This approach to place/landscape is not new in archaeology and has been empowering, providing theoretical insights and methodological inroads into the past. For Aborginal Australians and other indigenous communities worldwide, however, the ‘land’ is not a palimpsest onto which culture is imposed. Rather, ‘nature’ is not far-removed from ‘humanity’ and other people also inhabit this land – from animal, bird and plant people, to dead people and other, non-human-people, people perceived as already extant in the landscape (see also Wallis & Blain 2003). From this indigenous, animistic view point (for recent theorising of ‘animism’, see e.g. Bird-David 2002), David’s application of Gadamer’s preunderstanding is inappropriate – it can not approach Aboriginal Australian Dreaming with sensitivity because it assumes that other-than-human-people are human constructions rather than beings already dwelling in the world. Such Western preunderstanding privileges sociality and human inscription over animism and spirits-in-the-land, devaluing Dreaming beings who, some Aboriginal people believe, painted themselves onto the rocks independent of human intervention – retouching helps keep them alive. In the Conclusion, David states ‘we can think of place as pre-ontological, yet structured and knowable through the social shaping that is preunderstanding’ (p206), evidencing how atheistic Western philosophical concepts fall short of even approximating indigenous worldviews. Later, David opines, ‘the experience of place comes even before a conscious and reflective awareness of spatial order’ (p206) – here, and perhaps more so in the statement ‘[place can be] already-meaningful and sentient’ (p207), David is more sensitive to Aboriginal Australian beliefs, and comes close to taking animism seriously.

         Landscapes, Rock-Art and the Dreaming is a timely work, setting a new agenda for the study of Dreamings and other indigenous worldviews. The pertinence of its self-reflectivity in a series on anthropological archaeology, particularly, can not be overstated. Moreover, it offers a new direction for the archaeology of rock art and rock art landscapes in Australia and beyond. Its theorising of an archaeology of place will no doubt be valuable to archaeology; optimistically, this research has permitted a productive meeting of Western philosophy and indigenous worldviews – this aspect of the volume, however, requires further problematising.

Bird-David, N. 2002. ‘Animism’ Revisited: Personhood, Environment, and Relational Epistemology. In: G. Harvey (ed.) Readings in Indigenous Religions: 72-105. London: Contimuum.
David, B. 1993. Nurrabullgin Cave: preliminary results from a pre-37,000 year old rockshelter, north Queensland. Archaeology in Oceania 28(1):50-4
David, B. and N. Cole 1990. Rock art and inter-regional interaction in northeastern Australian prehistory. Antiquity 64:788-806.
David, B., I. McNiven, V. Attenbrow, J. Flood and J. Collins 1994. Of Lightning Brothers and White Cockatoos: dating the antiquity of signifying systems in the Northern Territory, Australia. Antiquity 68:241-51.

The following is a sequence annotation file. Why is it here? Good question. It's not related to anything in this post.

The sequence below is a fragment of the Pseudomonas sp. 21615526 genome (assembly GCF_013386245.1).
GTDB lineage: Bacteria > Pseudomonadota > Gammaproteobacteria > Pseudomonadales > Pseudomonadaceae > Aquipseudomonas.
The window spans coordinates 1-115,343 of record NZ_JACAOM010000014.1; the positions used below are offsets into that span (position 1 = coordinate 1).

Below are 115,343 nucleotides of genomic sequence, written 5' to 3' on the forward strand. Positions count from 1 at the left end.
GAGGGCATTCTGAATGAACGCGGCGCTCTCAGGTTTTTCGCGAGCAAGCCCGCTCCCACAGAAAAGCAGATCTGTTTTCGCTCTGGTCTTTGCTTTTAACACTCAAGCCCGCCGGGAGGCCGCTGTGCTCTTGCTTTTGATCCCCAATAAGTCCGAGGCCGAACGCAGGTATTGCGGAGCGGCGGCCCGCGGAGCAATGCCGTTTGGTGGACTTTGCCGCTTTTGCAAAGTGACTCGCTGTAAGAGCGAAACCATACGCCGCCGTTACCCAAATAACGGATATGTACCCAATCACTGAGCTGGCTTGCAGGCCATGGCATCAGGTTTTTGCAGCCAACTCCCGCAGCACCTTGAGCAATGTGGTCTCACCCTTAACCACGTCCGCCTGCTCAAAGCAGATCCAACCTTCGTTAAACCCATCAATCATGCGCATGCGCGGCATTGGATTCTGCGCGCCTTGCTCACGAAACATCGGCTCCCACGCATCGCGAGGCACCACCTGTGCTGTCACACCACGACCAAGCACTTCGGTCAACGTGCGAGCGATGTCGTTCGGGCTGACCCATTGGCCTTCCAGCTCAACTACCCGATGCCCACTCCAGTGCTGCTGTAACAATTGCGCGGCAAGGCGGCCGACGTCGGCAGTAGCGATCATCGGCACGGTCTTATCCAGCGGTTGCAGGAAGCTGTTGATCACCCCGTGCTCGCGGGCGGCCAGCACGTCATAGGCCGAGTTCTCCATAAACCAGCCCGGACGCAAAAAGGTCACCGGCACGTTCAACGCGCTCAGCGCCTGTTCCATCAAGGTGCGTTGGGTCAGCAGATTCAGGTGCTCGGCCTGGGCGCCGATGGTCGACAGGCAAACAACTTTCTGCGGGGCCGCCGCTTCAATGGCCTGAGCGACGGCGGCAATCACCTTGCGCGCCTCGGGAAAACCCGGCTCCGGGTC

Hassan, F.A. 1997. Beyond the Surface: Comments on Hodder’s ‘Reflexive excavation Methodology’. Antiquity 71:1020-5.
Hiatt, L.R. 1990. Aboriginal Land Tenure and Contemporary Claims in Australia. In: E.N. Wilmsen (ed.) We Are Here: Politics of Aboriginal Land Tenure: 99-117. Berkeley, California: University of California Press.
Hume, L. 2000. The Dreaming in Contemporary Aboriginal Australia. In: G. Harvey (ed.) Indigenous Religions: A Companion: 125-138. London: Cassell.
McDonald, J. 1998. Shelter Rock-Art in the Sydney Basin – A Space-Time Continuum: Exploring Different Influences on Stylistic Change. In: C. Chippindale and P. Taçon (eds) The Archaeology of Rock-Art: 319-335. Cambridge: Cambridge University Press.
Moser, S. 1995. The Aboriginalisation of Australian Archaeology: The Contribution of the Australian Institute of Aboriginal Studies to the Indigenous Transformation of the Discipline. In: P. Ucko (ed.) Theory in Archaeology: A World Perspective: 150-177. London: Routledge.
Taçon, P., M. Wilson and C. Chippindale 1996. Birth of the Rainbow Serpent in Arnhem Land rock art and oral history. Archaeology in Oceania 31(3):103-24.
VanPool, C.S. and T.L. VanPool. 1999. The Scientific Nature of Postprocessualism. American Antiquity 64 (1):33-53.
Wallis R.J. 2003. Shamans / neo-Shamans: Ecstasy, Alternative Archaeologies and Contemporary Pagans. London: Routledge.
Wallis, R.J. and J. Blain. 2003. Sites, sacredness, and stories: interactions of
archaeology and contemporary Paganism. Folklore:in press.

Dr Robert J Wallis
Associate Director, MA in Art History
Richmond the American International University in London

Review Submitted: June 2003

1 David prefers the term ‘the Dreaming’ over ‘Dreamtime’, perhaps to avoid the Western construct of ‘time’ which is far different from Dreaming beliefs. I remove the definite article also, in an effort to further this dynamic and so approach ‘Dreaming’ (or Dreamings) sensitively.

The views expressed in this review are not necessarily those of the Society or the Reviews Editor.